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Phytoestrogens may influence prostate cancer development. This study aimed to examine the association between pre-diagnostic circulating concentrations of isoflavones (genistein, daidzein, equol) and lignans (enterolactone and enterodiol) and the risk of prostate cancer. Individual participant data were available from seven prospective studies (two studies from Japan with 241 cases and 503 controls and five studies from Europe with 2,828 cases and 5,593 controls). Because of the large difference in circulating isoflavone concentrations between Japan and Europe, analyses of the associations of isoflavone concentrations and prostate cancer risk were evaluated separately. Prostate cancer risk by study-specific fourths of circulating concentrations of each phytoestrogen was estimated using multivariable-adjusted conditional logistic regression. In men from Japan, those with high compared to low circulating equol concentrations had a lower risk of prostate cancer (multivariable-adjusted OR for upper quartile [Q4] vs Q1=0.61, 95% confidence interval [CI]=0.39-0.97), although there was no significant trend (OR per 75 percentile increase=0.69, 95 CI=0.46-1.05, Ptrend =0.085); Genistein and daidzein concentrations were not significantly associated with risk (ORs for Q4 vs Q1=0.70, 0.45-1.10, and 0.71, 0.45-1.12, respectively). In men from Europe, circulating concentrations of genistein, daidzein and equol were not associated with risk. Circulating lignan concentrations were not associated with the risk of prostate cancer, overall or by disease aggressiveness or time to diagnosis. There was no strong evidence that pre-diagnostic circulating concentrations of isoflavones or lignans are associated with prostate cancer risk, although further research is warranted in populations where isoflavone intakes are high. This article is protected by copyright. All rights reserved.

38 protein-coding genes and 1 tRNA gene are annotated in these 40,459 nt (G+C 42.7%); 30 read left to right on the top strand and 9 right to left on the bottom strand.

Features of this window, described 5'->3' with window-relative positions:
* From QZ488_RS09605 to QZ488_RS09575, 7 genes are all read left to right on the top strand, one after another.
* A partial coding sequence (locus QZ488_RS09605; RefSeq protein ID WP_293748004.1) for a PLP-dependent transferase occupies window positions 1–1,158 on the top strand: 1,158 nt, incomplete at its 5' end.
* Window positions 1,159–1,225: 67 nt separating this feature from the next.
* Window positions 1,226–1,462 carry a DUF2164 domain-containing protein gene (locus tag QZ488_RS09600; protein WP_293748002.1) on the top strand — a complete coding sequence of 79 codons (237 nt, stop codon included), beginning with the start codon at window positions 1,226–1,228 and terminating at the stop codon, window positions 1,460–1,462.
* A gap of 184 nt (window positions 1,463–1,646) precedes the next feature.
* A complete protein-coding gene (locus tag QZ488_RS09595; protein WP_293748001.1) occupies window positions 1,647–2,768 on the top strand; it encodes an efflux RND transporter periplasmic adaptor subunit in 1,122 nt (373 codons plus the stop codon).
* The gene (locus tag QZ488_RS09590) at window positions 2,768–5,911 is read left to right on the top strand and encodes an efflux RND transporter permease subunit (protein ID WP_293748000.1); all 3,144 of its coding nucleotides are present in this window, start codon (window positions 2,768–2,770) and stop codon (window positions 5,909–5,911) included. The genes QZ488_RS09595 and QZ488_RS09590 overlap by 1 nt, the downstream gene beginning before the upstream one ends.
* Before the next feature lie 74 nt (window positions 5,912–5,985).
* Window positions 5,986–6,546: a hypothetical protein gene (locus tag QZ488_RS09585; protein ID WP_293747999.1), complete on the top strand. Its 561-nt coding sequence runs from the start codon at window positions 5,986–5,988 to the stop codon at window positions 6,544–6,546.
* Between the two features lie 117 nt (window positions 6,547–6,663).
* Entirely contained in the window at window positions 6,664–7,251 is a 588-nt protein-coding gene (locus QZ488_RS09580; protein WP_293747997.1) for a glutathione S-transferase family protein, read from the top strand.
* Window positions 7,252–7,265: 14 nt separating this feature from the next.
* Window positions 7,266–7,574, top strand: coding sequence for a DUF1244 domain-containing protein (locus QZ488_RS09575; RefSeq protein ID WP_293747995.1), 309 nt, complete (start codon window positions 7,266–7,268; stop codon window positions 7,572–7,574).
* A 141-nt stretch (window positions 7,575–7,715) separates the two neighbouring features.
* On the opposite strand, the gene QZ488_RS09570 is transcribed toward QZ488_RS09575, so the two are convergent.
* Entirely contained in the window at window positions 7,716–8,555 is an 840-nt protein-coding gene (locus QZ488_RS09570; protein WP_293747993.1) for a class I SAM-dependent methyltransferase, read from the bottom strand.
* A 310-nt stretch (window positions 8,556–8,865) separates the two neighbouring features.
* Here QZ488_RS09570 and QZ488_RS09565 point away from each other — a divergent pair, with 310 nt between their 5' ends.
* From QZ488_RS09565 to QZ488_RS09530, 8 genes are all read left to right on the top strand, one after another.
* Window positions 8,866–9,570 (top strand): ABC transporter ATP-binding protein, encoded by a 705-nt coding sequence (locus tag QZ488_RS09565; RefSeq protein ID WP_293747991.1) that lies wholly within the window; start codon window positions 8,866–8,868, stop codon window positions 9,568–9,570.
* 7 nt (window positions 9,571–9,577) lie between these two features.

Original publication

DOI

10.1002/ijc.31640

Type

Journal article

Journal

Int J Cancer

Publication Date

04/07/2018

Keywords

isoflavones, lignans, phytoestrogens, pooled analysis, prostate cancer risk